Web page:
Choi, Á., & Calero, J. (2013). Determinantes del riesgo de fracaso escolar en España en PISA-2009 y propuestas de reforma. Revista de Educación,362, 562–593.
Choi, Á., & Jerrim, J. (2016). The use and (misuse) of PISA in guiding policy reform: evidence from Spain. Comparative Education. doi: 10.1080/03050068.2016.1142739.
Contini, D., & Grand, E. (2015). On estimating achievement dynamic models from repeated cross sections. Sociological Methods & Research. doi: 10.1177/0049124115613773.
Crawford, C., Dearden, L. & Greaves, E. (2007a). The impact of age within academic year on adult outcomes. IFS Working Paper W13/07.
Crawford, C., Dearden, L. & Greaves, E. (2013). When you are born matters: evidence for England. Report R80. London: Institute for Fiscal Studies.
Crawford, C., Dearden, L. & Meghir, C. (2007b). When you are born matters: the impact of date of birth on child cognitive outcomes in England. Report. London: Centre for the Economics of Education
Cunha, F., & Heckman, J. (2007). The technology of skill formation. American Economic Review,92, 31–47. CrossRef
Cunha, F., & Heckman, J. (2008). Formulating, identifying and estimating the technology of cognitive and noncognitive skill formation. Journal of Human Resources,43, 738–782. CrossRef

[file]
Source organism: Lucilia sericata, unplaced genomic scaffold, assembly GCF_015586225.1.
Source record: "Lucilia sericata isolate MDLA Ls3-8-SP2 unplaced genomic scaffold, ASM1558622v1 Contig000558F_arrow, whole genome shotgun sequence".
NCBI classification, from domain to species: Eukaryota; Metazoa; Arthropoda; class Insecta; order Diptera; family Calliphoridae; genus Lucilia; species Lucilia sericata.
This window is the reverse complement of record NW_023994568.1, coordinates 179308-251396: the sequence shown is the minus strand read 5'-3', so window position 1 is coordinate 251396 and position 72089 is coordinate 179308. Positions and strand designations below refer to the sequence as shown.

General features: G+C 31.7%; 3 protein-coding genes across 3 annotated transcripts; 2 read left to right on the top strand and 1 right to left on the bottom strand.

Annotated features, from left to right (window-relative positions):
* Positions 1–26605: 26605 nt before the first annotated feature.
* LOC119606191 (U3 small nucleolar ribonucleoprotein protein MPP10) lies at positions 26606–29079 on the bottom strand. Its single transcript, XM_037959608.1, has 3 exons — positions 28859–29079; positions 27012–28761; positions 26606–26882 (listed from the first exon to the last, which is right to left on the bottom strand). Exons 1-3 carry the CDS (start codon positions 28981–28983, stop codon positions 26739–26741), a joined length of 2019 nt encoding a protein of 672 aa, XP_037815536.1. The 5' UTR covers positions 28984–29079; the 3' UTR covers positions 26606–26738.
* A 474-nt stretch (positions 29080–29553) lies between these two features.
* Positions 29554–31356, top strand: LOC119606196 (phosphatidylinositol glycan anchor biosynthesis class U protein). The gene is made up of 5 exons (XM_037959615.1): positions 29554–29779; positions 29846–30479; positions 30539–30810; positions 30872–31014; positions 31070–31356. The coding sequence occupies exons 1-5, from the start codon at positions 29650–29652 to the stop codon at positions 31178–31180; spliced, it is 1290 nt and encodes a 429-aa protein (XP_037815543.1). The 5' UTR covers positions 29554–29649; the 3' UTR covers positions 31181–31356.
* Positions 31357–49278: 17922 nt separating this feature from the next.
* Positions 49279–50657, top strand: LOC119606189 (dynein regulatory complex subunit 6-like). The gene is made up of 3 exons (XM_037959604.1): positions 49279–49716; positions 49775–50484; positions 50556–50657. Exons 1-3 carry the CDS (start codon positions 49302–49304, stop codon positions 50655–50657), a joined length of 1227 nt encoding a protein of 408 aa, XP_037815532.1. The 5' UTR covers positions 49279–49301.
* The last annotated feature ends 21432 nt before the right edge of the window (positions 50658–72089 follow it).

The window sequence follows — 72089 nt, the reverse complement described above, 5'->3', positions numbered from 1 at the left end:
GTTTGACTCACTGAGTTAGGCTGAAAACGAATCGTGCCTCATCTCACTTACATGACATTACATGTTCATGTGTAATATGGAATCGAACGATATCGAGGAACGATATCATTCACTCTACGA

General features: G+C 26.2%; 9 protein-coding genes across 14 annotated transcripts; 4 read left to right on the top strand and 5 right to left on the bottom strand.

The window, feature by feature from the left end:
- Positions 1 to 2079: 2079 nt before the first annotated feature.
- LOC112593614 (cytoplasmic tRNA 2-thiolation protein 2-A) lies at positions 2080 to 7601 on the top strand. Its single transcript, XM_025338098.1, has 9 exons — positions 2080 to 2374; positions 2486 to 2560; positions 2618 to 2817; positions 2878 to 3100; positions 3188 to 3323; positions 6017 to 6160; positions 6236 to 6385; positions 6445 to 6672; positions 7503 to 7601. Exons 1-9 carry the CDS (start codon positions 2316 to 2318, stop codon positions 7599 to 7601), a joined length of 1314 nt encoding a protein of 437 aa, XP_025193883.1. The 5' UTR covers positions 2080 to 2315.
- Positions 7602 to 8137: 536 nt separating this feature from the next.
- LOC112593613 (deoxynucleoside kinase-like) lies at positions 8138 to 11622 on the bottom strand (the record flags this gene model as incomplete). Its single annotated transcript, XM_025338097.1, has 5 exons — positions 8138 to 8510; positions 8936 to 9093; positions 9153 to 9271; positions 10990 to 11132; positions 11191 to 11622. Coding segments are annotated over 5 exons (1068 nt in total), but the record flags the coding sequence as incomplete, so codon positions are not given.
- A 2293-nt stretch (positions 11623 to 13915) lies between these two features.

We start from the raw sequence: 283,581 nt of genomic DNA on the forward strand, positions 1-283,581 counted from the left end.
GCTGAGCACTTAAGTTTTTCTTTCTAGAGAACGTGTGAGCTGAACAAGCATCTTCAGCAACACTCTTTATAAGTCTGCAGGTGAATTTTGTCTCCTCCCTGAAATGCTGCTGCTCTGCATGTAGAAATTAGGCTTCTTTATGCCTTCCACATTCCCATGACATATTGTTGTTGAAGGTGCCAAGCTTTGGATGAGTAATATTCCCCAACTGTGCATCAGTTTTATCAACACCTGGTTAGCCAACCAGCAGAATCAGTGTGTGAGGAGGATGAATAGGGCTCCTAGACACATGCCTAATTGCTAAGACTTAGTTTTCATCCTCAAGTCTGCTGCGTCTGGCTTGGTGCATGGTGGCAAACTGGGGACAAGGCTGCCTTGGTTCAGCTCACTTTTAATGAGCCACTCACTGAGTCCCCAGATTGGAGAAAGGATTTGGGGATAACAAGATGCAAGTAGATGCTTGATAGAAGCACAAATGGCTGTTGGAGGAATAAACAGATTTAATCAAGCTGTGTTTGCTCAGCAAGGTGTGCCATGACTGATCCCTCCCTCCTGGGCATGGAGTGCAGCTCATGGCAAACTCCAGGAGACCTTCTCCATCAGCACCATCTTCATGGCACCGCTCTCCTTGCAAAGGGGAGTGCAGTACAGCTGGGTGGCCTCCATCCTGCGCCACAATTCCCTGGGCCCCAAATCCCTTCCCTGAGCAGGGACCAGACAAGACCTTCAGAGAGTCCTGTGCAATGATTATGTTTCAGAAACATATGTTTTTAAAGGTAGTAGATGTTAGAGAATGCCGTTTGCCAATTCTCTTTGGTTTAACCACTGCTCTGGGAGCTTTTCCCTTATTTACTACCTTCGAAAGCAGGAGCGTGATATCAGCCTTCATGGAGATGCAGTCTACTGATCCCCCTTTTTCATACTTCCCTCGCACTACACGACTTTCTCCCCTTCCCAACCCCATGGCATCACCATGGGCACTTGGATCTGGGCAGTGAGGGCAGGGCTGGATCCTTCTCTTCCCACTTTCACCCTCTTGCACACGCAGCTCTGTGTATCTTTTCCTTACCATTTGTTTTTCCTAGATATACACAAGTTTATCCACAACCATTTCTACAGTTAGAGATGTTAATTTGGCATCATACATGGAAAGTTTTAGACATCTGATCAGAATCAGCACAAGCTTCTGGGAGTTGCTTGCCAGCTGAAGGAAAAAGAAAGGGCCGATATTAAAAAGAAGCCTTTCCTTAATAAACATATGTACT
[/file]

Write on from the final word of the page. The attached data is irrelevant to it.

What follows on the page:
Cunha, F., Heckman, J., & Schennach, S. (2010). Estimating the technology of cognitive and noncognitive skill formation. Econometrica. doi: 10.3982/ECTA6551.
Datar, A. (2006). Does delaying kindergarten entrance give children a head start? Economics of Education Review,25, 43–62. CrossRef
De Simone, G. (2013). Render unto primary the things which are primary’s: Inherited and fresh learning divides in Italian secondary education. Economics of Education Review. doi: 10.1016/j.econedurev.2013.03.002.
Elder, T., & Lubotsky, D. (2009). Kindergarten entrance age and children’s achievement: Impact of state policies, family background and peers. The Journal of Human Resources. doi: 10.3368/jhr.44.3.641.
Feinstein, L. (2003). Inequality in the early cognitive development of British children in the 1970 cohort. Economica,70, 73–98. CrossRef
Ferguson, P., Jimerson, S., & Dalton, M. (2001). Sorting out successful failures: Exploratory analyses of factors associated with academic and behavioral outcomes of retained students. Psychology in the Schools,38, 327–341. CrossRef
Fernández, M. (2014). The evolution of inequality of educational opportunities: A systematic review of analyses of the Spanish case. Revista Española de Investigaciones Sociológicas. doi: 10.5477/cis/reis.147.107.
Fernández-Macías, E., Antón, J., Braña, F., & Bustillo, R. (2013). Early School-leaving in Spain: evolution, intensity and determinants. European Journal of Education. doi: 10.1111/ejed.12000.
Fletcher, J., & Kim, T. (2016). The effect of changes in kindergarten entry age policies on educational achievement. Economics of Education Review. doi: 10.1016/j.econedurev.2015.11.004.